Her ne kadar mahkeme kararları yol gösterici olsa da mevzuat hükümleri ve içtihatlar, küreselleşen rekabetin karmaşıklığını ele almakta yetersiz kalmaktadır ve rekabet yasağının hedeflenen amaçlara ulaşabilmesi için mevzuat değişikliklerinin yapılması gerekmektedir.

 

Authors: Hatice Ekici Tağa, Begüm Alara Şahinkaya, Göksu Tuğrul


Non-Compete Clauses in a Borderless Economy

Non-compete clauses have been one of the cornerstones of employment agreements as they provide a safe space to employers in terms of safeguarding know-how and reducing employee turnovers. On the other hand, rules restricting the scope of non-compete clauses are applied to liberate the employee mobility, which also contributes to the development and innovation of the relevant sector.

Rules on Non-Compete Clauses in Turkey

In Turkey, employees’ duty of diligence and loyalty to their employers are regulated under the Code of Obligations with no. 6098, where employees are obliged to act faithfully in protecting the rightful interests of the employer. As long as the employment relationship continues, employees are prohibited to serve third parties for a fee contrary to their loyalty duty and in particular, to compete with their employer. Additionally, to the extent necessary for the protection of employers’ rightful interests, employees are also obliged to keep trade secrets after the employment relationship end.

The Code of Obligations further sets forth that employees may agree to refrain from competing with their employer after the termination of the employment agreement, i.e. from establishing a competing business on their own account, working for another competing business or entering into a relationship of interest with a competing business, by signing an additional agreement or including a clause in their employment agreement. On the other hand, the non-compete clauses are only applicable in cases where (i) the employment relationship provides the employee with the opportunity to obtain information about the employer’s customer portfolio or trade secrets, and (ii) the use of this information will cause significant harm to the employer.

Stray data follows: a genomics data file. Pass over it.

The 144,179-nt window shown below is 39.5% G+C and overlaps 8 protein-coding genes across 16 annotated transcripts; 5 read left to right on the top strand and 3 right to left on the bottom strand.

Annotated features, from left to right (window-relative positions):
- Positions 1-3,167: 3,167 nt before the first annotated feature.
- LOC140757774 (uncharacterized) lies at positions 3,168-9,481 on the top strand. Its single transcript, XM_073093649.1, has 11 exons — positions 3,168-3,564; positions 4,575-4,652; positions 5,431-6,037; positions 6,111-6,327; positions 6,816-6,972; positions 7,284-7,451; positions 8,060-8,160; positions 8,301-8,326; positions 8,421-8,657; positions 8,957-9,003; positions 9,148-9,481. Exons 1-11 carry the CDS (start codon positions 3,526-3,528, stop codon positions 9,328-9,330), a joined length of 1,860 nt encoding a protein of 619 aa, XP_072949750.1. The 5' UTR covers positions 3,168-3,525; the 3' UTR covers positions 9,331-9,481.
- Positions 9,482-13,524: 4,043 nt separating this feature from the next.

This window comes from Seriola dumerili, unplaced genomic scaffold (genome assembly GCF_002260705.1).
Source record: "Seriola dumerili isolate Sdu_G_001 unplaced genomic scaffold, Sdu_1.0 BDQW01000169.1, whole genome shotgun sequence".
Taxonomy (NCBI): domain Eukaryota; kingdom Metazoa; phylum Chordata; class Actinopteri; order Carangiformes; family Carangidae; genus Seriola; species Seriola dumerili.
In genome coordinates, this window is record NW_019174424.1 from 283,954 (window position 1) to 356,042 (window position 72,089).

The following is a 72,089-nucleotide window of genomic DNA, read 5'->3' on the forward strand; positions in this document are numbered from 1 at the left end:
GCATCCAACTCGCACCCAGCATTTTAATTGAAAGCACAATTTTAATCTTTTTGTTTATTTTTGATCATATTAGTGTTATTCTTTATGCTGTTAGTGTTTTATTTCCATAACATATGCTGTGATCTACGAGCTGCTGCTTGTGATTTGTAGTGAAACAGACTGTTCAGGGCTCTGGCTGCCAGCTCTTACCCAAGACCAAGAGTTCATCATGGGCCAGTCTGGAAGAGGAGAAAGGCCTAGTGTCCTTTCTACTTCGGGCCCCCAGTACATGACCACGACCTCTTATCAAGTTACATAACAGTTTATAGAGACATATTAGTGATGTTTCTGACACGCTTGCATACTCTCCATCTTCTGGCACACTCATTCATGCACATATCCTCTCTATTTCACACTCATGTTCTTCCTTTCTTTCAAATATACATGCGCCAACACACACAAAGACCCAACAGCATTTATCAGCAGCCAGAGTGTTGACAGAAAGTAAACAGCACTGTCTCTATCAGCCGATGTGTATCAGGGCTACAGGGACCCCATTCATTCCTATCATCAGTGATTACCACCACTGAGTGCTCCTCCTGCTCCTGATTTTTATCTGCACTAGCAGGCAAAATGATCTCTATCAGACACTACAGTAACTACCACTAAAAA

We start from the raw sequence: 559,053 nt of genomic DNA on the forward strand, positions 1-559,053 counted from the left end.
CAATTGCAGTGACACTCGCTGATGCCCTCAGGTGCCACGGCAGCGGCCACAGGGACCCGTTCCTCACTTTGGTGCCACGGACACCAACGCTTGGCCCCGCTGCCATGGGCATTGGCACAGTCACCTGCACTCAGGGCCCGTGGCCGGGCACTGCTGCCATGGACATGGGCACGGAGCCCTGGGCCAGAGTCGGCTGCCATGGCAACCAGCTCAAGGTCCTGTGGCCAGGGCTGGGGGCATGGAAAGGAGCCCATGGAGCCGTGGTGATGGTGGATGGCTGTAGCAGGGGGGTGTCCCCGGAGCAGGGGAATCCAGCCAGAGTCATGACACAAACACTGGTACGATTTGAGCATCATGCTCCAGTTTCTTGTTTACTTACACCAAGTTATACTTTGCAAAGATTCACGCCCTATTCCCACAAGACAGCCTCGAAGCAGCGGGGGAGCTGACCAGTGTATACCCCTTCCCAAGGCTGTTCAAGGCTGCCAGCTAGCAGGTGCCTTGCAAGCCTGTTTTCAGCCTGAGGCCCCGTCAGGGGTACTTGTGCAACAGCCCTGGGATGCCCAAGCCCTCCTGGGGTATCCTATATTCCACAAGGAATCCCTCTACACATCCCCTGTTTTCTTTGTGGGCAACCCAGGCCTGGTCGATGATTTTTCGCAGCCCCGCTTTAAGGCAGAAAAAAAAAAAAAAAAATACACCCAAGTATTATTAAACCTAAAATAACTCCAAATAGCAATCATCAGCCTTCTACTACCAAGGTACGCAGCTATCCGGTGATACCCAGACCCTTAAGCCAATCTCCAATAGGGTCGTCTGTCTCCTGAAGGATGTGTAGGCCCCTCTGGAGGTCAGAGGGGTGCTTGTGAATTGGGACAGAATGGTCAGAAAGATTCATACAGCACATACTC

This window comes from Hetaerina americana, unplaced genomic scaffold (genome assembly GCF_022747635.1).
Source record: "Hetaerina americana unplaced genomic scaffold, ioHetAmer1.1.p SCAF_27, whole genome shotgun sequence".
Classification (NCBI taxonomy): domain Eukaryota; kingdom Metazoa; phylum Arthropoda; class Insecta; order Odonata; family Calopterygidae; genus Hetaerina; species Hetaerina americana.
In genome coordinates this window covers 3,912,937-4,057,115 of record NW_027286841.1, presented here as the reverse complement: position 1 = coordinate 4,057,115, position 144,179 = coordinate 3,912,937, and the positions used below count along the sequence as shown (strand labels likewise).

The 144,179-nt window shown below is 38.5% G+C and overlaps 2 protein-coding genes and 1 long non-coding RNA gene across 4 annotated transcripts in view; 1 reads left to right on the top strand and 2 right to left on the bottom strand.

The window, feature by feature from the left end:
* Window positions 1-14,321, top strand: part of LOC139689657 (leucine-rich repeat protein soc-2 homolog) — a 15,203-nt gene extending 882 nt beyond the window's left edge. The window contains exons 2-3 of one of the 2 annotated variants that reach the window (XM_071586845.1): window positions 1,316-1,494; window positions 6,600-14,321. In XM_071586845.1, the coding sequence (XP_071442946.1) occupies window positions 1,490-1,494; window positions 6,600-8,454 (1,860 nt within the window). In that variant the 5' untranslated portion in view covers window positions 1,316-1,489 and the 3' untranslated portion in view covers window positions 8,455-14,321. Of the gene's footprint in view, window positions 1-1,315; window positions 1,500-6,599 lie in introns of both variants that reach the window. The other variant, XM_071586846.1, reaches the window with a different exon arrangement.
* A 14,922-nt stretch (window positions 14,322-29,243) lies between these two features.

The terms of non-compete clauses are also defined under the Code of Obligations in a way to prevent unfairly jeopardizing the economic future of employees. Accordingly, the non-compete clauses may not impose (i) unreasonable restrictions in terms of place, time and type of work, and (ii) its duration may not exceed two years, except in special circumstances and conditions.

Furthermore, non-compete clauses should not completely restrict employees from performing work with their existing knowledge and experience after the termination of the employment relationship. In this regard, the courts have the authority to limit the excessive non-compete clauses in terms of its scope or duration, by evaluating all the circumstances and conditions and considering the counteraction that employers may have undertaken in return.

Interpretation of the Rules on Non-Compete in a Globalized Landscape

Considering the dynamic nature of the world, the application of territorial restrictions in non-compete clauses present significant challenges for both the employees and the employers. The traditional boundaries defining workplaces and customer residencies have become increasingly fluid and limitless, complicating the enforcement and practicality of such restrictions. For instance, the territorial restrictions in non-compete clauses are hardly applicable in the gaming industry, which stands out as one of the most global and interconnected sectors, where the notion of territorial boundaries is virtually obsolete.